Hockey Hall of Fame - Stanley Cup Journals: 07
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After spending Thursday night in Toronto following the NHL Awards, the Stanley Cup was flown back Friday morning to California for more sun, sand and celebrations with Anaheim's Ducks. It shouldn't have come as any huge surprise, but also on the Toronto to Los Angeles flight were Lisa and Scott Niedermayer as well as Chris Pronger.

The Cup was taken from the airport over to the beautiful, big home owned by Sirpa and Teemu Selanne. The 36-year-old Selanne was able to revitalize himself in the sunshine of Orange County, and led the Ducks in both goals scored (48) and points (94) during the regular season. Yet, Selanne had gone 1,041 regular season games through fourteen seasons without ever getting the opportunity to have his name engraved on the Stanley Cup. "I'm so happy that I finally won something," said Teemu, reflecting on being close but falling short of winning an Olympic gold medal, a World Championship or a Stanley Cup…until June 6, 2007. "The Stanley Cup is the biggest trophy for a hockey player and that's why it's so special!"

Teemu packed up the Stanley Cup and took it over to the school attended by his sons Eemil, Eetu and Leevi. A former kindergarten teacher in Finland himself, the Finnish forward took the Stanley Cup from classroom to classroom, then proceeded to the school's auditorium. The students were in the midst of a special ceremony to honour those receiving scholastic awards, and Lord Stanley's Cup punctuated the importance of results coming from hard work.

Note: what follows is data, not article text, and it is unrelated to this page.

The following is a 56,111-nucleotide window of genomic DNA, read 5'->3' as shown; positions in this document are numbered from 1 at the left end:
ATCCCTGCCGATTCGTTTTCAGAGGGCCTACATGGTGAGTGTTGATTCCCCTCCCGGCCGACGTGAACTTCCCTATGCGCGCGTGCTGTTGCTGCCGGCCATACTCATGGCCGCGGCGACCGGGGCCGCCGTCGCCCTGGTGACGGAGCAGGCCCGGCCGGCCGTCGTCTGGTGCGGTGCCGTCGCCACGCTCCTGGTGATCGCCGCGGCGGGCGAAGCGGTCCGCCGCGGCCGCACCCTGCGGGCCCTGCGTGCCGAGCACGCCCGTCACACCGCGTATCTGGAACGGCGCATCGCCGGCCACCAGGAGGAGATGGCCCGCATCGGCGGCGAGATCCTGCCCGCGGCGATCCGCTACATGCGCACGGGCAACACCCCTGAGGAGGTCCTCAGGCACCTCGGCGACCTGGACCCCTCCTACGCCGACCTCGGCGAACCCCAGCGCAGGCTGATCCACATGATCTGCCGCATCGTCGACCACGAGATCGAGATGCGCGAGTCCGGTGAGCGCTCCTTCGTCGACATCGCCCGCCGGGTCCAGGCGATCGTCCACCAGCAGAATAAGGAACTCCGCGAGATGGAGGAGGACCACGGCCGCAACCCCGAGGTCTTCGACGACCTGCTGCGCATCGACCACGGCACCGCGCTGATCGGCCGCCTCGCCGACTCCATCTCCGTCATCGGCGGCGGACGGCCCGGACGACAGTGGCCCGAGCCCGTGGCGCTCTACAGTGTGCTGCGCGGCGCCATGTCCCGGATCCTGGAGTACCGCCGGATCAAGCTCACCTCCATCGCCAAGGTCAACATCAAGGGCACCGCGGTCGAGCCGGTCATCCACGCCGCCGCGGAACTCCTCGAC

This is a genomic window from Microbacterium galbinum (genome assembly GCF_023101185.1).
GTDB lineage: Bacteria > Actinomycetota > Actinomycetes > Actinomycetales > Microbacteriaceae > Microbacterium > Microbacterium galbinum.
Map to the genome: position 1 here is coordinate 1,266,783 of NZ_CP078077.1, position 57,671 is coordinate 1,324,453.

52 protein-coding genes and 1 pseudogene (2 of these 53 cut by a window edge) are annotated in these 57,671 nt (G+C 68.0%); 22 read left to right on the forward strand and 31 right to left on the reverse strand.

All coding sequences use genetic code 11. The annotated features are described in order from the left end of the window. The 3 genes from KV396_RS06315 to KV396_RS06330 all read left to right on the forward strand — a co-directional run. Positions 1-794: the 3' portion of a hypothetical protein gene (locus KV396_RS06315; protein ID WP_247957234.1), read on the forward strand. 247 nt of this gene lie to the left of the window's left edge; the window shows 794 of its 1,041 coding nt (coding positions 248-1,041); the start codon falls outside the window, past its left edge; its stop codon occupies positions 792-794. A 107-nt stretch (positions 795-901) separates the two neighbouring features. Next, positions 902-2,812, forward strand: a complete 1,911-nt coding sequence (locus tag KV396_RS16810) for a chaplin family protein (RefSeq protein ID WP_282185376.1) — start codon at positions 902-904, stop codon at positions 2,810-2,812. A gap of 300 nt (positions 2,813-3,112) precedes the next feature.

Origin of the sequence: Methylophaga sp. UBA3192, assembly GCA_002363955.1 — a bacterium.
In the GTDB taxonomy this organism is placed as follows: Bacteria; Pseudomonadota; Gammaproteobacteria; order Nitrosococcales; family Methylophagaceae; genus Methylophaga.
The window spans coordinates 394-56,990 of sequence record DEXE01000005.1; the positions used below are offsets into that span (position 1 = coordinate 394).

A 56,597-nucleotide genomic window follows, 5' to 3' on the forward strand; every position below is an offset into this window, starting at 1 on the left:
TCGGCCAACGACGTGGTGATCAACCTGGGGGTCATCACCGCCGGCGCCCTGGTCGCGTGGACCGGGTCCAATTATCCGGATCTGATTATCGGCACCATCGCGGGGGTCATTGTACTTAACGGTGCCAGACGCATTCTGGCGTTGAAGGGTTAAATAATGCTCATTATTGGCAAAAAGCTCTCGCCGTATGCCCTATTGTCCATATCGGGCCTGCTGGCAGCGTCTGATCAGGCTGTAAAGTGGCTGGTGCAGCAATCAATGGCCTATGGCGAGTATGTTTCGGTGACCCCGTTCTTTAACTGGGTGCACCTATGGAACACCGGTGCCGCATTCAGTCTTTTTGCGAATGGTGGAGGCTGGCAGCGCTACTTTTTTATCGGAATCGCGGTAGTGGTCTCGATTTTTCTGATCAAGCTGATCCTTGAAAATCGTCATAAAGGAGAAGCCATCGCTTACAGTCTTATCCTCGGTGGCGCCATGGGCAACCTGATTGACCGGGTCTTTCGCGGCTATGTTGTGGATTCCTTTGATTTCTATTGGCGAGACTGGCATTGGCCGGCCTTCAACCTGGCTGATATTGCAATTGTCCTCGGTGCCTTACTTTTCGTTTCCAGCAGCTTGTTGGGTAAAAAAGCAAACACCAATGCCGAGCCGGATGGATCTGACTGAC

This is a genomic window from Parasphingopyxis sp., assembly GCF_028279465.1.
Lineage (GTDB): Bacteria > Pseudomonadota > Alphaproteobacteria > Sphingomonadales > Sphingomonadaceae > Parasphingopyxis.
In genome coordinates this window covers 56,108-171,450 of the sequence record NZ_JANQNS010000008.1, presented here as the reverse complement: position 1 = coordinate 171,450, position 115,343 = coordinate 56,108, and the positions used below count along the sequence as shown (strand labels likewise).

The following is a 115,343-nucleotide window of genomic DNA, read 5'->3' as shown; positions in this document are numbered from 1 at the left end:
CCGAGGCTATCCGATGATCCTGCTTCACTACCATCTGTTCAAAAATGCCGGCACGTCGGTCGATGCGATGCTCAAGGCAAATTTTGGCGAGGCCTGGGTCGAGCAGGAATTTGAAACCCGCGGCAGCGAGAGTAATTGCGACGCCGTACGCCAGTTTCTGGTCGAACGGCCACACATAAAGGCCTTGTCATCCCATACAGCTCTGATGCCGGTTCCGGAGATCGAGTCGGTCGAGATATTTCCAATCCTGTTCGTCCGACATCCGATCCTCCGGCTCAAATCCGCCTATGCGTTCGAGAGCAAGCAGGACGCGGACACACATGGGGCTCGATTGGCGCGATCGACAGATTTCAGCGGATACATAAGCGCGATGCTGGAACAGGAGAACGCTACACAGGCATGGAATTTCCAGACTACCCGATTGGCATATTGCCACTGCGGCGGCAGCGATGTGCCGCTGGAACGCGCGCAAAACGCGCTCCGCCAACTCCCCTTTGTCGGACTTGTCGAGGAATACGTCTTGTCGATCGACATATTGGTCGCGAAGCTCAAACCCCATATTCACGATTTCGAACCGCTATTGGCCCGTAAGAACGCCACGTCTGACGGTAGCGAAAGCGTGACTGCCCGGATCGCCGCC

The Anaheim Ducks' Teemu Selanne and his kids in his Dodge Charger with the Stanley Cup.
A big fan of auto racing and car collecting, Teemu Selanne and his kids pile in his Dodge Charger with the Stanley Cup. (Mike Bolt/HHOF)
From school courses to golf courses, Selanne visited a couple of local 18-hole emporiums. The first was a quick visit with the golf pro, who had a few shots taken with the Cup, but the second stop turned into a Gong Show, with a massive crowd that overwhelmed even Teemu, who is usually prepared for just about anything.

Selanne has a passion for cars, both collecting and, at one time, racing. Although priorities have shifted now that the boys are getting so busy, he still enjoys cars and has a not-so-secret 'need for speed.' With the Stanley Cup comfortably belted into the backseat, Teemu took the Stanley Cup in his Dodge Charger to his beautiful home, where he was hosting a party for friends. The Stanley Cup was placed by the pool in a setting that included a waterfall that served as an amazing tropical backdrop.

The Stanley Cup was repeatedly filled with champagne as guests toasted their host with a chant that inevitably evolved into, 'One more year! One more year!' Although Selanne refused to divulge his intentions for 2007-08, it is clear that everyone hopes that he'll play another season…especially his teammates!

While thoroughly cleaning the inner bowl of the Cup, Teemu discovered that the Montreal Wanderers, Stanley Cup champions almost exactly 100 years prior (March 25, 1907), had the names of team members engraved inside the bowl atop Lord Stanley's chalice. For fun, Teemu and each of his friends assumed the name of one of the team members from a century ago. Selanne became Ernie Russell, who just happened to be the Wanderers' scoring machine, collecting 42 goals in just 9 regular season games, including twice potting 8 goals in a single game. The nine or ten others celebrating with Selanne picked out their names as well: one was Dickie Boon, another Cecil Blatchford and another chose Hod Stuart. As you might imagine, several of Teemu's friends fought over the chance to call themselves Pud Glass.